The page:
From that deep reverie the entrance of his son dragged him, followed very soon by that of Winifred and her two eldest.

They went down arm-in-arm — James with Imogen, the debutante, because his pretty grandchild cheered him; Soames with Winifred; Emily with Val, whose eyes lighting on the oysters brightened. This was to be a proper full ‘blowout’ with ‘fizz’ and port! And he felt in need of it, after what he had done that day, as yet undivulged. After the first glass or two it became pleasant to have this bombshell up his sleeve, this piece of sensational patriotism, or example, rather, of personal daring, to display — for his pleasure in what he had done for his Queen and Country was so far entirely personal. He was now a ‘blood,’ indissolubly connected with guns and horses; he had a right to swagger — not, of course, that he was going to. He should just announce it quietly, when there was a pause. And, glancing down the menu, he determined on ‘Bombe aux fraises’ as the proper moment; there would be a certain solemnity while they were eating that. Once or twice before they reached that rosy summit of the dinner he was attacked by remembrance that his grandfather was never told anything! Still, the old boy was drinking Madeira, and looking jolly fit! Besides, he ought to be pleased at this set-off to the disgrace of the divorce. The sight of his uncle opposite, too, was a sharp incentive. He was so far from being a sportsman that it would be worth a lot to see his face. Besides, better to tell his mother in this way than privately, which might upset them both! He was sorry for her, but after all one couldn’t be expected to feel much for others when one had to part from Holly.

His grandfather’s voice travelled to him thinly. “Val, try a little of the Madeira with your ice. You won’t get that up at college.”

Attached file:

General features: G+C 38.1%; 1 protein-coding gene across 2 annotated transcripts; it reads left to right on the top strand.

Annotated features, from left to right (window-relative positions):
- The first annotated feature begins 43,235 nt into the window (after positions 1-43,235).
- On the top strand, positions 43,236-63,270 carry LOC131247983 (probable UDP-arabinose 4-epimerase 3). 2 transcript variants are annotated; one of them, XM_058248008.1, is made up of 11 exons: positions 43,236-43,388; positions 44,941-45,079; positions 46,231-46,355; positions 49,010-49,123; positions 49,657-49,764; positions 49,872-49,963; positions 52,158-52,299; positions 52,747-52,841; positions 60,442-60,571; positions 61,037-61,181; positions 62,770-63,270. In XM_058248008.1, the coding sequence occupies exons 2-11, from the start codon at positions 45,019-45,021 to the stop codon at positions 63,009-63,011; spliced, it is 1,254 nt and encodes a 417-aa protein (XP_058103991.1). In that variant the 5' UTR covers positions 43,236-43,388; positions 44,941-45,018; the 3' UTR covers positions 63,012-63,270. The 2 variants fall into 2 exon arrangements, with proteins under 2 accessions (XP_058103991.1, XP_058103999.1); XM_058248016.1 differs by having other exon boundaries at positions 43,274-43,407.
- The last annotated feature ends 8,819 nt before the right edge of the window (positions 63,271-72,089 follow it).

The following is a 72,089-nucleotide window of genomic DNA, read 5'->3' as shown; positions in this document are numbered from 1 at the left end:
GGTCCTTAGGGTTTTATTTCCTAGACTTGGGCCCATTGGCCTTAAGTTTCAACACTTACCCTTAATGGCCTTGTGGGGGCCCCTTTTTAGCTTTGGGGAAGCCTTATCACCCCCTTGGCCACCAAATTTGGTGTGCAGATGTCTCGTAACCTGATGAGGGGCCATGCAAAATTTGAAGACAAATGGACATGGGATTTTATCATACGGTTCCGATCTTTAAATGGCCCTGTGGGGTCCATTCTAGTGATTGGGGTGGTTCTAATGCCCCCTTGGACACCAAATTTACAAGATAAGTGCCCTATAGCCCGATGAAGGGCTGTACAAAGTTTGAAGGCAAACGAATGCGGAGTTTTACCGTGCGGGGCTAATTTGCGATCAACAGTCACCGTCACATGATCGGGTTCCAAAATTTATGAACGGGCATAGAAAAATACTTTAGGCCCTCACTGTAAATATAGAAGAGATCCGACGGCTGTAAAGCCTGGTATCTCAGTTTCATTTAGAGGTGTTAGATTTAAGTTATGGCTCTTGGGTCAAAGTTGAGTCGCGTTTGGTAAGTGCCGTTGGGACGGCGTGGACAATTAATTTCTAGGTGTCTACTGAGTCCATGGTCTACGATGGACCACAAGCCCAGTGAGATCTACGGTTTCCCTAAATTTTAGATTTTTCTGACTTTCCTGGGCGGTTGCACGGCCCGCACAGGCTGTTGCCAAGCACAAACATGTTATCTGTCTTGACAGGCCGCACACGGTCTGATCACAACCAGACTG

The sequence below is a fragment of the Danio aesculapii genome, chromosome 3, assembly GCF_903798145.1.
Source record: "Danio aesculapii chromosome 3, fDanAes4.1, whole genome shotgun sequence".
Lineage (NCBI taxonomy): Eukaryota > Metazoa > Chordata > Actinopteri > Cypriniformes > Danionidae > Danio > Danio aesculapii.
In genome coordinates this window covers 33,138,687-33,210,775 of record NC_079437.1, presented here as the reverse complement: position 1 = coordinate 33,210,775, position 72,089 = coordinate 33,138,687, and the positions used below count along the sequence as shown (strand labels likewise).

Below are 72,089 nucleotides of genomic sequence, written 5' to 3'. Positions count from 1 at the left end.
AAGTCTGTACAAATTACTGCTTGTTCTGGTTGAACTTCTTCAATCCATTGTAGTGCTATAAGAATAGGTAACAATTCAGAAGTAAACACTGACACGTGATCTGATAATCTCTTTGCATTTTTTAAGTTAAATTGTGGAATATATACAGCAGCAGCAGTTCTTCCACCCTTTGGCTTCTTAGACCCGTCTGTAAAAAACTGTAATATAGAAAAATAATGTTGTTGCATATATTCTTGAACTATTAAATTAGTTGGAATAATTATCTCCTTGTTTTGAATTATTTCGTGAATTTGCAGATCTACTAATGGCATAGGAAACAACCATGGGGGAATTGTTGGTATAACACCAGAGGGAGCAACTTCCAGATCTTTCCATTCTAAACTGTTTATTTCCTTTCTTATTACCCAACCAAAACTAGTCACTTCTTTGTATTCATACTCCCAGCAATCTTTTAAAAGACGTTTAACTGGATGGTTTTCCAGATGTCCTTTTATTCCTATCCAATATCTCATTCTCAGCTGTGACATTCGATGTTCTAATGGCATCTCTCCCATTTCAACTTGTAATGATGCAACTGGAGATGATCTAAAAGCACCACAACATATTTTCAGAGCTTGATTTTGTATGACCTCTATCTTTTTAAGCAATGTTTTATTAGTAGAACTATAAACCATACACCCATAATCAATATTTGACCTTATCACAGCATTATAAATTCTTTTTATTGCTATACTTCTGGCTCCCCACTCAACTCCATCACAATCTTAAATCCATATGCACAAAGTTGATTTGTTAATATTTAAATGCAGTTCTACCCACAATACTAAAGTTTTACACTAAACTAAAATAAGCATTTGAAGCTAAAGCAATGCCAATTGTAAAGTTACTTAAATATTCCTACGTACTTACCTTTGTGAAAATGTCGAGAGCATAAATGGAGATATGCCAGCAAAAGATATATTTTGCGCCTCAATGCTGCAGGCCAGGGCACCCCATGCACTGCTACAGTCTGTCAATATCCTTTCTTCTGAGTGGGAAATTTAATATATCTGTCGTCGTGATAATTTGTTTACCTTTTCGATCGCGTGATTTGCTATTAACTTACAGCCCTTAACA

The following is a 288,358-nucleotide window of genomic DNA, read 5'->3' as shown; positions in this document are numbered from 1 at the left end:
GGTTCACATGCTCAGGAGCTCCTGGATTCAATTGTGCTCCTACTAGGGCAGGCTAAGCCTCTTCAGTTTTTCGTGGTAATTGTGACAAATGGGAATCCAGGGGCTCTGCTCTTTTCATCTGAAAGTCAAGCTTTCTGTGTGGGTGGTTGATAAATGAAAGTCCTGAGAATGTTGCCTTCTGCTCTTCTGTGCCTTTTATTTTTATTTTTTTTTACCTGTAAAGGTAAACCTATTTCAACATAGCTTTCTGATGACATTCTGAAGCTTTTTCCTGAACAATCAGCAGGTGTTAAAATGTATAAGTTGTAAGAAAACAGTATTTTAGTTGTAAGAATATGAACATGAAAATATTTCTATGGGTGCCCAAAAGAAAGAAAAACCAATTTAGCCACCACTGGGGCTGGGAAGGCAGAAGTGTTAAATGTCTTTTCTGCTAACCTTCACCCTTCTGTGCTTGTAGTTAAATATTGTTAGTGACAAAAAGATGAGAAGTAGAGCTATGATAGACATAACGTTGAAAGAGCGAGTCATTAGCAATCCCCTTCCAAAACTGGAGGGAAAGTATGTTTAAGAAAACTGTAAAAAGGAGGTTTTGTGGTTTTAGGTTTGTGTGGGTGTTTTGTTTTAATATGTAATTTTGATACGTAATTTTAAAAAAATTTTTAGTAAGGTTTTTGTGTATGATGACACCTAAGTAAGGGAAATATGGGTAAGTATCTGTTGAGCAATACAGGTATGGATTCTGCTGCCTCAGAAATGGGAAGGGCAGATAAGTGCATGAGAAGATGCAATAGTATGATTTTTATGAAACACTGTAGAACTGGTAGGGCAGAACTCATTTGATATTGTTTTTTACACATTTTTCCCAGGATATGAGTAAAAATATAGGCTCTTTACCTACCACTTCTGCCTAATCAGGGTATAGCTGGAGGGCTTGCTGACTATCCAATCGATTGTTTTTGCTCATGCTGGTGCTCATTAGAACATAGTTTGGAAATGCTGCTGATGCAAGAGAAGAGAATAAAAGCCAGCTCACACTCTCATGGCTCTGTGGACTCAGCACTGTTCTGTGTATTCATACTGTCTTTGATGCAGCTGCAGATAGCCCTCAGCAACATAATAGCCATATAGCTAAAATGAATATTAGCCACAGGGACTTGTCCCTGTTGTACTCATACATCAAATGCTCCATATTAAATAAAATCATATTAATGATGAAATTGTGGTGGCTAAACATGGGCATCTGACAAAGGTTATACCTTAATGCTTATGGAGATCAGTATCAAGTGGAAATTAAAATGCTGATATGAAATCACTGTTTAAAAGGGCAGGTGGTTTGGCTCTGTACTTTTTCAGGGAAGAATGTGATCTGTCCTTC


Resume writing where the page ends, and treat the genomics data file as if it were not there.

Val watched the slow liquid filling his glass, the essential oil of the old wine glazing the surface; inhaled its aroma, and thought: ‘Now for it!’ It was a rich moment. He sipped, and a gentle glow spread in his veins, already heated. With a rapid look round, he said, “I joined the Imperial Yeomanry to-day, Granny,” and emptied his glass as though drinking the health of his own act.

“What!” It was his mother’s desolate little word.

“Young Jolly Forsyte and I went down there together.”

“You didn’t sign?” from Uncle Soames.

“Rather! We go into camp on Monday.”

“I say!” cried Imogen.

All looked at James. He was leaning forward with his hand behind his ear.

“What’s that?” he said. “What’s he saying? I can’t hear.”

Emily reached forward to pat Val’s hand.

“It’s only that Val has joined the Yeomanry, James; it’s very nice for him. He’ll look his best in uniform.”

“Joined the — rubbish!” came from James, tremulously loud. “You can’t see two yards before your nose. He — he’ll have to go out there. Why! he’ll be fighting before he knows where he is.”

Val saw Imogen’s eyes admiring him, and his mother still and fashionable with her handkerchief before her lips.

Suddenly his uncle spoke.

“You’re under age.”

“I thought of that,” smiled Val; “I gave my age as twenty-one.”

He heard his grandmother’s admiring, “Well, Val, that was plucky of you;” was conscious of Warmson deferentially filling his champagne glass; and of his grandfather’s voice moaning: “I don’t know what’ll become of you if you go on like this.”

Imogen was patting his shoulder, his uncle looking at him sidelong; only his mother sat unmoving, till, affected by her stillness, Val said:

“It’s all right, you know; we shall soon have them on the run. I only hope I shall come in for something.”

He felt elated, sorry, tremendously important all at once. This would show Uncle Soames, and all the Forsytes, how to be sportsmen. He had certainly done something heroic and exceptional in giving his age as twenty-one.

Emily’s voice brought him back to earth.

“You mustn’t have a second glass, James. Warmson!”